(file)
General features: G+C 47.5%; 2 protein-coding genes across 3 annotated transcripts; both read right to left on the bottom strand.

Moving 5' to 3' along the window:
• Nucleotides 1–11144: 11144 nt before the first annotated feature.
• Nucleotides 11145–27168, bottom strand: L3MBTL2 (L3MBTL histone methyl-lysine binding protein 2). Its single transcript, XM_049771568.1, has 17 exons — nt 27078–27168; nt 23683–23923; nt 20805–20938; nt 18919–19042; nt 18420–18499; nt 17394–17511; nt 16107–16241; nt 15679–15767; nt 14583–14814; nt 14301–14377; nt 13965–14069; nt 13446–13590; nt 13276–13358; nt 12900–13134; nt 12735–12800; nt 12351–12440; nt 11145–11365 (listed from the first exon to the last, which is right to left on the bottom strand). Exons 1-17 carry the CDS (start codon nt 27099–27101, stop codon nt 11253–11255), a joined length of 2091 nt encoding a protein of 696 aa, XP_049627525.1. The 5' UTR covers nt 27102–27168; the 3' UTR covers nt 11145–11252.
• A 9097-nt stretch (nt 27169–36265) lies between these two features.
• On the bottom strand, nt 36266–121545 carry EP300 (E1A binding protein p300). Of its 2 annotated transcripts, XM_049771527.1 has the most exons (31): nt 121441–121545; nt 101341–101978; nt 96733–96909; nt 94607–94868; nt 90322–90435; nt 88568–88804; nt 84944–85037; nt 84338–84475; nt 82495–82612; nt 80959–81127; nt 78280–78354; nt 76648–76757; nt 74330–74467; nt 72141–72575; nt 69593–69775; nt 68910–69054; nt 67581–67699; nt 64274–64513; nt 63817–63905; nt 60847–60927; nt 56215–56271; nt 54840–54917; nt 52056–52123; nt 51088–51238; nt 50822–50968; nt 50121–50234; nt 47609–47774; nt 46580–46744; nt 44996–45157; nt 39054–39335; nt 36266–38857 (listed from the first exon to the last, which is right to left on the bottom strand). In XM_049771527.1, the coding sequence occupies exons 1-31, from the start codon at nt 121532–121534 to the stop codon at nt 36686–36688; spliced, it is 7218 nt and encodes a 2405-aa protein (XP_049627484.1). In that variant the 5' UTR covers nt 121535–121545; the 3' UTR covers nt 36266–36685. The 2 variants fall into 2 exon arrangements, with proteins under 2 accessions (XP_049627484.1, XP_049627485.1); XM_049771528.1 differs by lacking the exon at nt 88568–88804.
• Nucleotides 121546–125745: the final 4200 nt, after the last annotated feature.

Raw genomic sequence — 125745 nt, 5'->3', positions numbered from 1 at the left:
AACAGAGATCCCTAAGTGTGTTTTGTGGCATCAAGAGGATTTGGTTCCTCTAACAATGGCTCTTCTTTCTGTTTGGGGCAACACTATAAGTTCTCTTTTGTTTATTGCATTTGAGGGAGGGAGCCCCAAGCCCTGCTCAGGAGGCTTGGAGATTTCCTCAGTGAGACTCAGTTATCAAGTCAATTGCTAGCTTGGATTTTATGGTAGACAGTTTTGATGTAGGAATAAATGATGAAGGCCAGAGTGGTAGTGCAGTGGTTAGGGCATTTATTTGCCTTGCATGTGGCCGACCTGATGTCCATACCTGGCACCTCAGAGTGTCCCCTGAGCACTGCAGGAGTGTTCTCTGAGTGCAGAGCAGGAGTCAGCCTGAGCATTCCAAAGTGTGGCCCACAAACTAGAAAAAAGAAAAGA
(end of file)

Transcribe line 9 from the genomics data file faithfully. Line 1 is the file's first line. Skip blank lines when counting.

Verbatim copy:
AACAGAGATCCCTAAGTGTGTTTTGTGGCATCAAGAGGATTTGGTTCCTCTAACAATGGCTCTTCTTTCTGTTTGGGGCAACACTATAAGTTCTCTTTTGTTTATTGCATTTGAGGGAGGGAGCCCCAAGCCCTGCTCAGGAGGCTTGGAGATTTCCTCAGTGAGACTCAGTTATCAAGTCAATTGCTAGCTTGGATTTTATGGTAGACAGTTTTGATGTAGGAATAAATGATGAAGGCCAGAGTGGTAGTGCAGTGGTTAGGGCATTTATTTGCCTTGCATGTGGCCGACCTGATGTCCATACCTGGCACCTCAGAGTGTCCCCTGAGCACTGCAGGAGTGTTCTCTGAGTGCAGAGCAGGAGTCAGCCTGAGCATTCCAAAGTGTGGCCCACAAACTAGAAAAAAGAAAAGA